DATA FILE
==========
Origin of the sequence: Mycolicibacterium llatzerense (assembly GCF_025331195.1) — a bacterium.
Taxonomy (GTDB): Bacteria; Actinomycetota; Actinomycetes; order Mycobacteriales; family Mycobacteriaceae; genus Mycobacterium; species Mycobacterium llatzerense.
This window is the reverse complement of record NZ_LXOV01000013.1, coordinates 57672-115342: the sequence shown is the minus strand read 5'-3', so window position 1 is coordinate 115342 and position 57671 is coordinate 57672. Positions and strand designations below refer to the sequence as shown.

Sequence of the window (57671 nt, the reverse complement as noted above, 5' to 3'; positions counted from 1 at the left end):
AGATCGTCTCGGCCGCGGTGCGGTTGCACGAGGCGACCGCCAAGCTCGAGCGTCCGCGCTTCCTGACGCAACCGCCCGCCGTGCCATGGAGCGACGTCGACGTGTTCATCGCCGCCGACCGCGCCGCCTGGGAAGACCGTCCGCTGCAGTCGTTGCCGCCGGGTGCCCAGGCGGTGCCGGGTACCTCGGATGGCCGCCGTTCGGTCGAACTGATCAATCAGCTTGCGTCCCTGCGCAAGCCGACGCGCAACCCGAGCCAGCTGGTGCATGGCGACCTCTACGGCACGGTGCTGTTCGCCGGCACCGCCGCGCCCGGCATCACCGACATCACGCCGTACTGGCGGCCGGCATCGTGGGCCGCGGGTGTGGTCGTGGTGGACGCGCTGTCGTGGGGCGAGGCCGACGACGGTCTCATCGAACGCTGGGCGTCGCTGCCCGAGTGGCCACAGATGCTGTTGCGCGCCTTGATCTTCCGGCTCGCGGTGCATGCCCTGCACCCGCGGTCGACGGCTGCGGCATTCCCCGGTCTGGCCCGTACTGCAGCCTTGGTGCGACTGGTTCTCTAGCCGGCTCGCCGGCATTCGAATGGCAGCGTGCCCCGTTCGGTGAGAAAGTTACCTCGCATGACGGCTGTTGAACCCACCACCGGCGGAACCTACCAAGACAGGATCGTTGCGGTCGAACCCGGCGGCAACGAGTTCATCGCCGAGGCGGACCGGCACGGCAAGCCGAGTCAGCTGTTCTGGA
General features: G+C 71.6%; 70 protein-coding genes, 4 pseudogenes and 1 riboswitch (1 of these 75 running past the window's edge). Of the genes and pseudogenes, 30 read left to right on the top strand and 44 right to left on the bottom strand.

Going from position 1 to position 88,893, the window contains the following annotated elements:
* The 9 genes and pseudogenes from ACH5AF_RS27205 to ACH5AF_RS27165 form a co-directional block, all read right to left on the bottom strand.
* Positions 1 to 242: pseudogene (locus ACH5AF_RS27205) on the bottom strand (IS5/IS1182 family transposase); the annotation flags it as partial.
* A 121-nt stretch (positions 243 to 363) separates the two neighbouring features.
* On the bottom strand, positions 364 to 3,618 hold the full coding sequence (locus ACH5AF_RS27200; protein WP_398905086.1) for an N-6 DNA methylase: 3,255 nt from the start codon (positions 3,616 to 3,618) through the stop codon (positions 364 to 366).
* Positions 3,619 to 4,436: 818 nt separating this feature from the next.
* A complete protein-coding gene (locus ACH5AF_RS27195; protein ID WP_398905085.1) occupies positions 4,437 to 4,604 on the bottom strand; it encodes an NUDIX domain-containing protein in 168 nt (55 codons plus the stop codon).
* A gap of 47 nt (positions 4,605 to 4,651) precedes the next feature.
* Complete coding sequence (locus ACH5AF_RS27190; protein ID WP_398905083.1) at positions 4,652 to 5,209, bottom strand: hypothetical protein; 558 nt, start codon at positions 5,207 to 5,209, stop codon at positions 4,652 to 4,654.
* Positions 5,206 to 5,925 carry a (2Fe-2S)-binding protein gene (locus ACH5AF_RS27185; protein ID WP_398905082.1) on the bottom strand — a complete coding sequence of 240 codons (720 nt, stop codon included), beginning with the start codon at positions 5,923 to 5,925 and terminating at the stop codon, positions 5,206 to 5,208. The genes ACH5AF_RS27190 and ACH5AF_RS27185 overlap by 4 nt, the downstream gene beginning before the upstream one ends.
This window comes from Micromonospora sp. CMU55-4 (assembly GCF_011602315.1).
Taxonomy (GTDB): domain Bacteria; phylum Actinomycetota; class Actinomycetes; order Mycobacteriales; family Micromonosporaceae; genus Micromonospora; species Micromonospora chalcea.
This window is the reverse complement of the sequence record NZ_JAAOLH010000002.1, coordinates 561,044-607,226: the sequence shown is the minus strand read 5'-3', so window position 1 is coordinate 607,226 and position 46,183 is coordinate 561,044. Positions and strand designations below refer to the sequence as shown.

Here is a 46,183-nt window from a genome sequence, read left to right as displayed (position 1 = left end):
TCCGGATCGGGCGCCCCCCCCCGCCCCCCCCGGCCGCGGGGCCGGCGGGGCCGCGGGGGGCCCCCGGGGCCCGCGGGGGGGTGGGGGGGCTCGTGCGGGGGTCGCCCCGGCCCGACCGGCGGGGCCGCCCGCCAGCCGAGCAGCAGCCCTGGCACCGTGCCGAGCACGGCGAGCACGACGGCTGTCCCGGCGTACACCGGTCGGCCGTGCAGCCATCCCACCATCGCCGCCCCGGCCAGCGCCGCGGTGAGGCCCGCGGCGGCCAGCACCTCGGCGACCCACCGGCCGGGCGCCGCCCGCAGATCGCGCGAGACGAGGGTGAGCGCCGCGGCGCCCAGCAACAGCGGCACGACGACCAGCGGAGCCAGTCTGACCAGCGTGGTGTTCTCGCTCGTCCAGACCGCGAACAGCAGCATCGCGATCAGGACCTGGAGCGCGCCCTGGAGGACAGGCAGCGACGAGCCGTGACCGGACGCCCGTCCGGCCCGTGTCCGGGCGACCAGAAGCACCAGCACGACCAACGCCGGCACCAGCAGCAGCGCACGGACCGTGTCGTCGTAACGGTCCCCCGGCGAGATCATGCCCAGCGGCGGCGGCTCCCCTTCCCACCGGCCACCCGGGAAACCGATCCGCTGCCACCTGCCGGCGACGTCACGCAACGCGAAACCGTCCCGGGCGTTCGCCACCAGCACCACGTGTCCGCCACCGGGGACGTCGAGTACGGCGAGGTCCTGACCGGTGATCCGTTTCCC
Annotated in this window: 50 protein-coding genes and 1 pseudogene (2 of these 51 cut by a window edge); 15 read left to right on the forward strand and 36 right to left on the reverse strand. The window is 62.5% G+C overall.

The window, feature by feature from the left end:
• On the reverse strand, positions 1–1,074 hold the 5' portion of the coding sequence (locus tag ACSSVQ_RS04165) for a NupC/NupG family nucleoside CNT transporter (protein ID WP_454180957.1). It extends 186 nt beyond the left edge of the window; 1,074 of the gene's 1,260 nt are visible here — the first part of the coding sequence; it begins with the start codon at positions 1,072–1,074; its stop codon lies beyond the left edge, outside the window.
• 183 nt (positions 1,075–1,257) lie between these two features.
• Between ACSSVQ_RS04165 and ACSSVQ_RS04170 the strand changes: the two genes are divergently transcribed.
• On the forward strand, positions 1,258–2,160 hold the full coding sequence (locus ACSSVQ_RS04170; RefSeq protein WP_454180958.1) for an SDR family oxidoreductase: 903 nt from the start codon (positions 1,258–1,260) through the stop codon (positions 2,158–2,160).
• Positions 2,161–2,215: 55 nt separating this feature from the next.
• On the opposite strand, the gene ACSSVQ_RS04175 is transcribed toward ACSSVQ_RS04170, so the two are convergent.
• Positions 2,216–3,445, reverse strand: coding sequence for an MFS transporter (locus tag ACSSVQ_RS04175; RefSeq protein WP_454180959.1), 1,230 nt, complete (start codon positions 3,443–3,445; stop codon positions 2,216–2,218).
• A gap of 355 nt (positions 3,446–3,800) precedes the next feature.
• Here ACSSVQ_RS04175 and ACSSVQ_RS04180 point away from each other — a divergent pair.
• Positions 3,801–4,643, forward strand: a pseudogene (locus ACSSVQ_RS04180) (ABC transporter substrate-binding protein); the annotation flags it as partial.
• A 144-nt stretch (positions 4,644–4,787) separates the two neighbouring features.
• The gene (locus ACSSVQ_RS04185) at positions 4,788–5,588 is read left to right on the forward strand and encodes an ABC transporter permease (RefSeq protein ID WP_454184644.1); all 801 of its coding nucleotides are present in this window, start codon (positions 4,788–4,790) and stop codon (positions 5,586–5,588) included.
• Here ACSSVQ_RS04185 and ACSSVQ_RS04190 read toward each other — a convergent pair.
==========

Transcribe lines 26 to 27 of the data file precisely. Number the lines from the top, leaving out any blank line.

• Between ACSSVQ_RS04165 and ACSSVQ_RS04170 the strand changes: the two genes are divergently transcribed.
• On the forward strand, positions 1,258–2,160 hold the full coding sequence (locus ACSSVQ_RS04170; RefSeq protein WP_454180958.1) for an SDR family oxidoreductase: 903 nt from the start codon (positions 1,258–1,260) through the stop codon (positions 2,158–2,160).